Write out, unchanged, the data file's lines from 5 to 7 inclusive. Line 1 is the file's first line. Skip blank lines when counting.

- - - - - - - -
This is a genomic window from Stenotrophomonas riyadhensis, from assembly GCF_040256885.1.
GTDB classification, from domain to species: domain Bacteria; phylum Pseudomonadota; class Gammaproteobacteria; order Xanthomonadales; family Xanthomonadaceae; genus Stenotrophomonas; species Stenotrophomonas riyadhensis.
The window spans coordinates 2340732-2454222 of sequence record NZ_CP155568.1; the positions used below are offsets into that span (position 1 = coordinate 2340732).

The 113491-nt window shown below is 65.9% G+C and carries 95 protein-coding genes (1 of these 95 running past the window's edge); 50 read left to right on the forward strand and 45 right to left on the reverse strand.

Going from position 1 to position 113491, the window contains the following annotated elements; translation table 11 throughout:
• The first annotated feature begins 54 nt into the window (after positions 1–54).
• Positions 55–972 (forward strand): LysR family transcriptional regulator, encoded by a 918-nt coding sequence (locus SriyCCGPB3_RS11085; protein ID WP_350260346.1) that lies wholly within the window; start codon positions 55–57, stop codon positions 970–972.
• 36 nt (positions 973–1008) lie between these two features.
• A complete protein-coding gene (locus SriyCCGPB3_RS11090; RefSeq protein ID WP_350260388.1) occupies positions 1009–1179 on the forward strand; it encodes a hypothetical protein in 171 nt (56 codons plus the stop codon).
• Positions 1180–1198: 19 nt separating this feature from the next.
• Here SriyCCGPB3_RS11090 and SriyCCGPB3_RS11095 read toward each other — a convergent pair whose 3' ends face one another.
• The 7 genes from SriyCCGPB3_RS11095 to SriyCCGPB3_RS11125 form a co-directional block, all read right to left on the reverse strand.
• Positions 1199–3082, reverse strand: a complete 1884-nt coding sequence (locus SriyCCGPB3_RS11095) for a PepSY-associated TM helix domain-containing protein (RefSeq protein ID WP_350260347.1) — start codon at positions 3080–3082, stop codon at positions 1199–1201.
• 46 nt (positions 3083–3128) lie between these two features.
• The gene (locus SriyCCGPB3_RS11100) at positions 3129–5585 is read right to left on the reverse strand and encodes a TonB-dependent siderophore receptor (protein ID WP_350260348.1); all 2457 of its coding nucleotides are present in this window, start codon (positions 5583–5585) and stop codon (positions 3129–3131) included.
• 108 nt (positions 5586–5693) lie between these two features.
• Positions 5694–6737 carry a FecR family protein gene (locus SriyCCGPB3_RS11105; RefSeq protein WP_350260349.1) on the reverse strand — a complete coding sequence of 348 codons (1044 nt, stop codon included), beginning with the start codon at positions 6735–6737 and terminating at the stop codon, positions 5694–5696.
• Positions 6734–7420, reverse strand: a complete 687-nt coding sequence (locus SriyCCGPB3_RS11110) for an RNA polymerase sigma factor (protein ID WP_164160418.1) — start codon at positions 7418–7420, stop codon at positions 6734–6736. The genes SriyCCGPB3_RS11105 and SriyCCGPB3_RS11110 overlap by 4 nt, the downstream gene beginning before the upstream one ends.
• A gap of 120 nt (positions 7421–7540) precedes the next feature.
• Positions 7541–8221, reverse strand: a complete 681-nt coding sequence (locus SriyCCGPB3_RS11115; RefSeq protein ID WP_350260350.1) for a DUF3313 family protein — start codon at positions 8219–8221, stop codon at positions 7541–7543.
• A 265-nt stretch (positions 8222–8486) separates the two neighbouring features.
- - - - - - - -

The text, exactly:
Going from position 1 to position 113491, the window contains the following annotated elements; translation table 11 throughout:
• The first annotated feature begins 54 nt into the window (after positions 1–54).
• Positions 55–972 (forward strand): LysR family transcriptional regulator, encoded by a 918-nt coding sequence (locus SriyCCGPB3_RS11085; protein ID WP_350260346.1) that lies wholly within the window; start codon positions 55–57, stop codon positions 970–972.